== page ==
So, who am I?
I’m a videogame producer from Spain, living in Copenhagen, Denmark, since 2010, but working in Malmo, Sweden
I work at
as Associate Producer on
Avatar: Frontiers of Pandora
You can also follow me on social media here:
I actually come from a Film, TV and Radio production background with a dash of Journalism, PR and Advertising. I studied Audiovisual Communications in Spain at the University of Navarra (2006-2010), with one year at the University of North Texas in the US (2008-2009).
Afterwards I moved to Copenhagen, Denmark, to study the Games Design Master of Science at the IT University of Copenhagen. And ever since then, I have remained in the Danish capital.
At Ubisoft Massive I work as Associate Producer, managing several teams for the upcoming AAA title Avatar: Frontiers of Pandora.
Before that, I worked at NapNok Games, a small indie studio in Copenhagen. We were around 7 people in the studio when I joined in, developing games that focus on more than just a screen with graphics, sound and a controller. Instead, we developed innovative and social experiences that have players interact with each other and the game hardware in fun new ways. The company continued growing to over 75 employees in 2017.
A good example of the games we developed at NapNok is Frantics, a 2018 PlayStation 4 exclusive title that takes advantage of Sony’s PlayLink series of games where a group of friends can compete against one another by using their smartphones as a controller. A devious host, the Fox, will make sure that players don’t just help out one another, but instead create alliances… and back-stab each other when they least expect it.
Another game I worked on as Producer was Chimparty, using some of the same PlayLink mechanics of using a smartphone as a controller. The game was aimed at younger audiences to play with their family, and we took several iterations until we came up with a control system that used only one single button on the screen.
Previously I worked on Affordable Space Adventures for Wii U, an award-winning title that has players control either solo or in co-op a spaceship through a dangerous alien planet, with the Wii U GamePad’s touch-screen serving as the Heads-Down Display of the ship. More challenging even was Air Hogs Connect: Mission Drone, a game that combines a real flying drone with Augmented Reality through a tablet device, in collaboration with Canadian toy manufacturer Spin Master.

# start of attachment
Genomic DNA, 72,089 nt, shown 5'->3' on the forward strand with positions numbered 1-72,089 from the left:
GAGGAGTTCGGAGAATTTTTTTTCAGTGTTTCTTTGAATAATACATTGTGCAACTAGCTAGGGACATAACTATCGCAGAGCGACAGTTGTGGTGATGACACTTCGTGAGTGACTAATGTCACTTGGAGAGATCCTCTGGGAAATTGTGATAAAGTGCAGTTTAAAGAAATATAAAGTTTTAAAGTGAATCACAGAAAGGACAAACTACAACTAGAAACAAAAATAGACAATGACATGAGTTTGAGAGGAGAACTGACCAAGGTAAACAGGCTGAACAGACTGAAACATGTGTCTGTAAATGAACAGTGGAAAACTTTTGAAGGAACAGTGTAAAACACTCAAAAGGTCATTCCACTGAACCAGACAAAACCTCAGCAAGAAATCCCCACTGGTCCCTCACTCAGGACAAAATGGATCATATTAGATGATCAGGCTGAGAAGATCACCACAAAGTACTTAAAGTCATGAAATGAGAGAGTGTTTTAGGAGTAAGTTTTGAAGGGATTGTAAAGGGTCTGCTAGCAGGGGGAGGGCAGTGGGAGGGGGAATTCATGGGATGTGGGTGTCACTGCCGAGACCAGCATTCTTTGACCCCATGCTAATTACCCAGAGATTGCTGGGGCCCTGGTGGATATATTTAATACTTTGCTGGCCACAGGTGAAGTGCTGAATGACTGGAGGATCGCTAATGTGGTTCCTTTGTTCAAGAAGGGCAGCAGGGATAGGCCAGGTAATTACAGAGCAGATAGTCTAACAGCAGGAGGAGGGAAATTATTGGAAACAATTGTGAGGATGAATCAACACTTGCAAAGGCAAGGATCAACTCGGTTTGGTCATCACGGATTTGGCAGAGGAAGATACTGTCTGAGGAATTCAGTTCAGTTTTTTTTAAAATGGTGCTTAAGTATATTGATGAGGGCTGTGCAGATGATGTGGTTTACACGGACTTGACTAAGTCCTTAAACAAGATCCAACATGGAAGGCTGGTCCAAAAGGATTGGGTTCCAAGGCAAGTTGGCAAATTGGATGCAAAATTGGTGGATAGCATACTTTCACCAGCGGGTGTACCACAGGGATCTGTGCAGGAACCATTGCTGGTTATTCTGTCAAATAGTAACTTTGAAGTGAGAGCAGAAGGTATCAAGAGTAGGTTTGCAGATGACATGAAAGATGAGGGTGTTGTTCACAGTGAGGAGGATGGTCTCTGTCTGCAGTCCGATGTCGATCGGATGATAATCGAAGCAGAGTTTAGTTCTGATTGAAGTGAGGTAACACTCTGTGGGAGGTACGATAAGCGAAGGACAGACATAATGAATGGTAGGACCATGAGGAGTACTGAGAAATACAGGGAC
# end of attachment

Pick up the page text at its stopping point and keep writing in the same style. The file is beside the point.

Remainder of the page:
Going further back, I have also worked as a teacher and coordinator at both The National Film School of Denmark in Copenhagen and The Animation Workshop in Viborg. At the Film School in particular I worked for the EUCROMA program, which taught students coming from all over Europe how to produce both a 3D animated movie and a videogame based in the same storyworld. At The Animation Workshop I helped coordinate the Select/Start PLAY event, which combined a 1-day game developers conference, a 5-day games expo open to the public and a 1-day learning games conference as part of the Viborg Animation Festival. Other past employees include BetaDwarf in Copenhagen, Voice of America in Washington DC, INP Formación in Zaragoza and Frost Valley YMCA in New York.
To this day, I still give several lectures in universities, particularly when it comes to videogames production, marketing and PR. Some recent examples of my lectures have been: “Experimental Gameplay & Prototyping” for the Animations Sans Frontières 2017 students, “The Path to becoming a Games Producer” for the FCOM Conecta event at the University of Navarra and “Pitching to Everybody” for the Game Development students at the IT University of Copenhagen.
Finally, I also used to run IGDA Denmark, the local chapter for the International Game Developers Association. Through it, I strived to get Danish game developers to work together towards a better games industry by creating events for both professional developers and game development students and supporting the creation of better opportunities for everyone.
Among those events is Nordic Game Jam, an event that gathers hundreds of developers each year to create entirely new games in just 48 hours. While I have helped with the organization of the event since 2013, during the 2015 and 2016 editions I became the Lead Organizer. This included the 10th anniversary event, which gathered over 900 participants with a total of 182 games developed over the course of a weekend.
As of late 2016, I no longer lead Nordic Game Jam, as I decided to channel my efforts fully towards game production.
For more information about my previous projects, visit the Portfolio page or go find out more about me in my LinkedIn profile: